In darker situations, the eye becomes more dilated for more light transmission. This can visually cause you to see a ring around the view from your scope lens.
Avoiding Scope Bite
Maintaining a balance between the distance from your scope and matching the diameter of the exit pupil, regardless of the amount of light available is the key to maintain the clarity of the image and optimize light transmission. Just make sure that the riflescope is mounted so you are not too close to the eyepiece to avoid being hit by the rifle’s recoil, whether it may be on your eye or the skin around it. If you use a rifle with heavy recoil then consider a scope with long eye relief to avoid “scope eye“.
If you position the rifle scope in the wrong position then you might end up getting too close to the lens in the hope to get a larger field of view. Being that close and not using enough eye relief distance is clearly a great recipe to catch some scope bite, also called scope eye!
To maintain good eye relief, some hunters and shooters opt for weapons with less recoil. That being said, other shooters may prefer to have a limited view and more recoil simply because they’re more comfortable with the rifle they’re using.
You’re in charge of making your own decisions but bear in mind that missing your target isn’t the end of the world! Potentially damaging or even losing an eye is a much more serious problem.
Regardless of how adventurous you are or how much you love feeding your thrill-seeking nature, avoiding harm to yourself is always a priority and avoiding scope eye is pretty easy!
Adjusting Eye Relief
Getting the right eye relief is the job of your rifle scope manufacturer. Certain calculations are required to get optimal eye relief measurements.
But every person is different, physically, and vision-wise. Generalized settings may not always be the right fit for you. Customize your riflescope settings to find the ideal shooting position that is most comfortable for you so you get a sufficient field of view, matching your exit pupil, and best light transmission when aiming.
It’s a relatively easy process and one that you should definitely follow to make your hunting experience an enjoyable one. Not only is your hunt more comfortable, having the right setting for your eye relief will also give you the opportunity to have a faster and better aim and an optimized field of view.
A 6-Step Process to Optimum Eye Relief
Step 1: When you’re attaching your scope to your rifle, make sure you keep the rings a little loose to allow for minor adjustments as required.
Step 2: Secure your rifle on a stable surface in a room/ place with sufficient lighting.
Step 3: Place the rifle on your shoulder and stand in your hunter’s position. Don’t think about looking through the scope. Your focus at this stage should be to find out the physical comfort level of the scope’s position.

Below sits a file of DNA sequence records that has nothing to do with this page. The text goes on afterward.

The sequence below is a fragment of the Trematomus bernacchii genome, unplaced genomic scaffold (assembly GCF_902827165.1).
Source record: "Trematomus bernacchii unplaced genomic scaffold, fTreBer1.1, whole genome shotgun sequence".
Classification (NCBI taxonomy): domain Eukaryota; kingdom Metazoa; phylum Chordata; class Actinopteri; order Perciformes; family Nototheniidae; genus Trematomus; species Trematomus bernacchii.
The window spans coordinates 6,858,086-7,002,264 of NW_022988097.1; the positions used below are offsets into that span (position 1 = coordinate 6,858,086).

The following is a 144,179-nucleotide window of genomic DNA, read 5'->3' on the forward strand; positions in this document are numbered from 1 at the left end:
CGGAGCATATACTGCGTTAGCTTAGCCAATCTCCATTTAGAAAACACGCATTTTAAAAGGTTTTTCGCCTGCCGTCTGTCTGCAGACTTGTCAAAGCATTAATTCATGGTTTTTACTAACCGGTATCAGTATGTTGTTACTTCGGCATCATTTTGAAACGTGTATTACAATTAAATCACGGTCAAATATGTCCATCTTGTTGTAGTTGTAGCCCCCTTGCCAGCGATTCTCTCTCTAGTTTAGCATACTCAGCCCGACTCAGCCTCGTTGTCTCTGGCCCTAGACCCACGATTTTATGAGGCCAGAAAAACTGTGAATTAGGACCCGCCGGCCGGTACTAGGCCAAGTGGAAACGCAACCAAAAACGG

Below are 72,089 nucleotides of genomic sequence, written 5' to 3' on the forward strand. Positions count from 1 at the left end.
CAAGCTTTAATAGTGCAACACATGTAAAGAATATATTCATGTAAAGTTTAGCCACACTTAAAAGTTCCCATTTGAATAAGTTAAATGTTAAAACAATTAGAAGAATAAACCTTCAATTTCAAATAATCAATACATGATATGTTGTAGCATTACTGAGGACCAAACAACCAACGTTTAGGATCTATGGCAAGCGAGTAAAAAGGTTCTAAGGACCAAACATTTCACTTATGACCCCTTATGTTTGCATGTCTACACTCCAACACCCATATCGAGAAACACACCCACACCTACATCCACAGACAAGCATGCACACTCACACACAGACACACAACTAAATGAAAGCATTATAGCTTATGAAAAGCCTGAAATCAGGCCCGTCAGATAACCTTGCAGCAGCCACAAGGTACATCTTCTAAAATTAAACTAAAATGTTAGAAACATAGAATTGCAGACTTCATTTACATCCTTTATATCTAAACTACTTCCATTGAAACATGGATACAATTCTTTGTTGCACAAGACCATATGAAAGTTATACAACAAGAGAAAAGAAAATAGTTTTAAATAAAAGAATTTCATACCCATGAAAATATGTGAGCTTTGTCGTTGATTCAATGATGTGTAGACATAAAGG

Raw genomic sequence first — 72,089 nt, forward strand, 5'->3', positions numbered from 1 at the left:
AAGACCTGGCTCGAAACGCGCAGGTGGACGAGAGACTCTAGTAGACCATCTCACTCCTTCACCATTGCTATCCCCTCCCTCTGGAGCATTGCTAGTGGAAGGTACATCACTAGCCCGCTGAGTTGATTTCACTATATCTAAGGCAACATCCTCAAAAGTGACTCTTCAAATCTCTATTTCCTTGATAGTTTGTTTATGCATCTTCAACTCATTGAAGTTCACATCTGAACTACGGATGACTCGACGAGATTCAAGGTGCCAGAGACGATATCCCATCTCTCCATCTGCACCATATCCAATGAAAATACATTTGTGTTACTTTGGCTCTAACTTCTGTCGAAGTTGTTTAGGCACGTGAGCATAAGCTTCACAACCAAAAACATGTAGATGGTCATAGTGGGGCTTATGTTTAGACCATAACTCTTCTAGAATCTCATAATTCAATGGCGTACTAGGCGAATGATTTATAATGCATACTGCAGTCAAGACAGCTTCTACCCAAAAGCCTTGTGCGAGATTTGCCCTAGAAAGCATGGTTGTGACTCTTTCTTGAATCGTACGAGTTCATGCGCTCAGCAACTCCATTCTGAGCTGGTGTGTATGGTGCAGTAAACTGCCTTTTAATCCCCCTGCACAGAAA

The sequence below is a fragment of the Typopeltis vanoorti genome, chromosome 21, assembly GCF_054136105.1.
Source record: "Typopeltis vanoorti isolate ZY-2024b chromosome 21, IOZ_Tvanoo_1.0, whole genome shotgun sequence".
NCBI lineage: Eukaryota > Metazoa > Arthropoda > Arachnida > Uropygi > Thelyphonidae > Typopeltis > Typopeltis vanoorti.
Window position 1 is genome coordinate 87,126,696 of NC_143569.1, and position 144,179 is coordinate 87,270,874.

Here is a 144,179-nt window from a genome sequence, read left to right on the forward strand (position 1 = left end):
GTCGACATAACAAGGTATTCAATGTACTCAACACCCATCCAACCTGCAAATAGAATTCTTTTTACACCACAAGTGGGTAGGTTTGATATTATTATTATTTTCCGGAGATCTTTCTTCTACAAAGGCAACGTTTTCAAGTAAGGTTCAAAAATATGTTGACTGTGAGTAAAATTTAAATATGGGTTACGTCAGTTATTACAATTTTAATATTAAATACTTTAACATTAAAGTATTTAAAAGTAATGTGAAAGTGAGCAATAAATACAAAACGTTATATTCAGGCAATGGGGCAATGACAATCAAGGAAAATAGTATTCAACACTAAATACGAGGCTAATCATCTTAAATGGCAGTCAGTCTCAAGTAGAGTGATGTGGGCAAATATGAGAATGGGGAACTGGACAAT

Step 4: Look through your scope and adjust it till you have a very clear view.
Step 5: Continue this process till you’re happy with the position of the scope, both in terms of how it feels and the image quality you can observe.
Step 6: At this stage, you can tighten your scope rings.
Often, hunters don’t even know they don’t have the right eye relief settings. They may scrunch up their shoulders or twist their neck to get a clear field of view.
Even after you’ve adjusted the eye relief, make sure you adjust the windage and elevation adjustment turrets of your scope. Getting the right position requires both time and effort, but it’s well worth it when your body isn’t in distress and your aim is better than ever before.
Even if you’ve never considered it before, it’s time to focus on the eye relief of your scope. Rather than adjusting yourself to the scope, adjust the scope to YOUR needs.
Make it Your Personalized Setup
Just because you’ve spent a decent amount of time and money on picking out the perfect scope, don’t worry about damaging it with some small tweaks and adjustments. Set it up the way it works best for you within the parameters given by the rifle scope manufacturer.
If your ego and pride have been hurt countless times because your target was in sight and vanished within seconds because your field of view was limited, you might want to consider adjusting your rifle scope’s eye relief.
You may have spent a hefty sum on purchasing the best rifle, but it doesn’t stop there. You need to pair it with the right kind of scope set to the right adjustments which give you comfort and ease when you’re out on the hunt.
Most brands have scopes with different eye relief distances. Test a few to figure out which position works best for you and then get the best-rated rifle scope that matches your personal eye-relief settings. Rather than just screwing the scope into the rings straightaway, adjust the scope’s position for a clear and comfortable view before tightening the scope rings.
Gone are the days of missed targets and pulled shoulder muscles. Adjust the eye relief of your scope for a comfortable and enjoyable hunting experience.
You don’t need to look like a fool anymore, twisting and turning to get your scope to cooperate. Twist and turn the scope to get it to work on your terms and have a good hunt.